To add to that a little, the “normal” rainy season begins in mid-May but the weather has been anything but normal for a few years now. In fact, the first part of the rainy season has been extremely dry on the Pacific side in recent years. So, that said, it might be better to come in July if that’s an option as it might be that most of May would still be the end of the hot/dry season, which typically is April to the beginning of the rainy season.
By July the rainy season should hopefully be in full swing, fingers crossed! What with the El Niño year, its not clear how that might affect our rainy season in Nicaragua. The forecast maps say it will be dry further north and wet further south but who knows, right?
It’s just weather anyway, so go ahead an plan a great trip for your family!

Cheers, Mike @ El Portón Verde, Managua

Source: Time of year to travel

Best time to travel to Nicaragua

It’s typically rainer on the Caribbean coast.

Arriving in Managua ~8pm-Feasibility of making a minibus from UCA at 9, or shuttle from airport to Granada available?

From http://dontstopliving.net/backpacking-in-nicaragua-how-to-get-from-leon-to-granada-for-2-80/p1010339/

From http://dontstopliving.net/backpacking-in-nicaragua-how-to-get-from-leon-to-granada-for-2-80/p1010339/

emgtravel
Hello,
I am arriving in Managua around 8pm and was wondering if I have time to get to UCA for a 9 pm shuttle to Masaya, and also if shuttle buses from the airport to Granada run that late. Any suggestions on the best way to get to UCA at that time? Would it be more advisable to stay in Managua and travel the next day?
Thank you!

Greetings emgtravel:

I’d say no chance to get to La UCA at that time and that there would be no bus leaving that late. Like others have written, it is basically either do the shuttle or private sedan, so max $40 but you can split that up to three ways with 3 pax. The other option would be to look for a nice place to stay that will come pick you up and be located near the route from UCA to Granada and then the next morning you would only pay about a buck to go to Granada instead of up to $40.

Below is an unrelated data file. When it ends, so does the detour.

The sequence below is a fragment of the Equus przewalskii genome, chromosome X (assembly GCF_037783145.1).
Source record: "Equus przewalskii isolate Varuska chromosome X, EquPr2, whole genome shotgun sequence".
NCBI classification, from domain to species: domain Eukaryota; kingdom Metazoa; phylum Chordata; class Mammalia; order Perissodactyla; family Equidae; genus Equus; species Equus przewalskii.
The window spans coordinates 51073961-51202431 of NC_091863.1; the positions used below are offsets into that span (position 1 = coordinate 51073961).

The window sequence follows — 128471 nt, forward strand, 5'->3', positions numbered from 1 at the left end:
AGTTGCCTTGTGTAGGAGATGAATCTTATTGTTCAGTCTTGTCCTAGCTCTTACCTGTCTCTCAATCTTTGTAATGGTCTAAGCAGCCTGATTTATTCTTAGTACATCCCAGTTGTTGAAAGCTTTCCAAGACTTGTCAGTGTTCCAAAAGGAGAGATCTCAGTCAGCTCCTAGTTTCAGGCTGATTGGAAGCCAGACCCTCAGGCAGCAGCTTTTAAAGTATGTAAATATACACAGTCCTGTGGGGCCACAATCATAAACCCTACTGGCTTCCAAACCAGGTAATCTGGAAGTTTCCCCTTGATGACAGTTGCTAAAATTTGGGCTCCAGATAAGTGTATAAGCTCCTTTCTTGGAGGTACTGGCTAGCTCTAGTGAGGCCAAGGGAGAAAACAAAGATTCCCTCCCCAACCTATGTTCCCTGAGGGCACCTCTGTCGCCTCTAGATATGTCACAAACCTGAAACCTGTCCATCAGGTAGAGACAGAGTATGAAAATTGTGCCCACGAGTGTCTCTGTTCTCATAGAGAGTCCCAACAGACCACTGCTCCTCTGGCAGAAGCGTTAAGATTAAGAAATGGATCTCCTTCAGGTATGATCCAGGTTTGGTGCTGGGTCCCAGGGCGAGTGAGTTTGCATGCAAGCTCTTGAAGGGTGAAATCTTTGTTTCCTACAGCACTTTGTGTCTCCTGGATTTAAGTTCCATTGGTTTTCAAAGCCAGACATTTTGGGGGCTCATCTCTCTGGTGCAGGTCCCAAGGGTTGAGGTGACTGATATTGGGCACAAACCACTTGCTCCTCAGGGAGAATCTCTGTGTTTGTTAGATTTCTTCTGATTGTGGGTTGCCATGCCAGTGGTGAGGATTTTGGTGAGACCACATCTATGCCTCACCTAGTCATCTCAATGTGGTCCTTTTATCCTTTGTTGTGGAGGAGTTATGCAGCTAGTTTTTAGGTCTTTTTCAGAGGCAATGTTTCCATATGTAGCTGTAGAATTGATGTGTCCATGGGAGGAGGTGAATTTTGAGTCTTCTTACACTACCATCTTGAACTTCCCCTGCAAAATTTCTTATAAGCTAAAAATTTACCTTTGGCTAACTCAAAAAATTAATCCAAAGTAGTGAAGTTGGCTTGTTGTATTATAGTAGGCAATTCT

Cheers, Mike_elportonverde

via https://www.lonelyplanet.com/thorntree/permalink/post/21292255

Arriving in Managua at Night?

This question comes up fairly frequently in the travel forums about Nicaragua, as a lot if not a majority of flights come in at night, when arriving in Managua how would one get to Granada or is it better to wait until the next day?

I’ve answered this before in an original blog post: Head-to-Head Comparison: After Arriving at the Managua Airport, Going Directly to Granada vs. Staying near Carretera a Masaya

Bottom line is that, after arriving in Managua, you should be able to decide if it’s okay with you to get to Granada the next morning instead of at a late hour at night.

If you decide to go with the El Portón Verde solution, you can:

Now I’ve had expats of Granada give me a really hard time about this modest proposal I make, as if enough tourists don’t go directly to Granada as soon as they land! I don’t argue that what is right for an individual traveler is always the best thing for everybody, but I do contend that for someone who wants a softer landing to Nicaragua, have a chance to see a friendly face, be greeted by someone who speaks your language meets you at the Managua airport, gives you a nice comfortable ride and room at a farm where in the morning you’ll have an incredible view, eat a great filling breakfast, have a chance to do a quick farm tour or a dip in our swimming pool, then we get you on the bus for a short trip to Granada that only costs $1 USD, well, that is a good proposition for some people, am I right?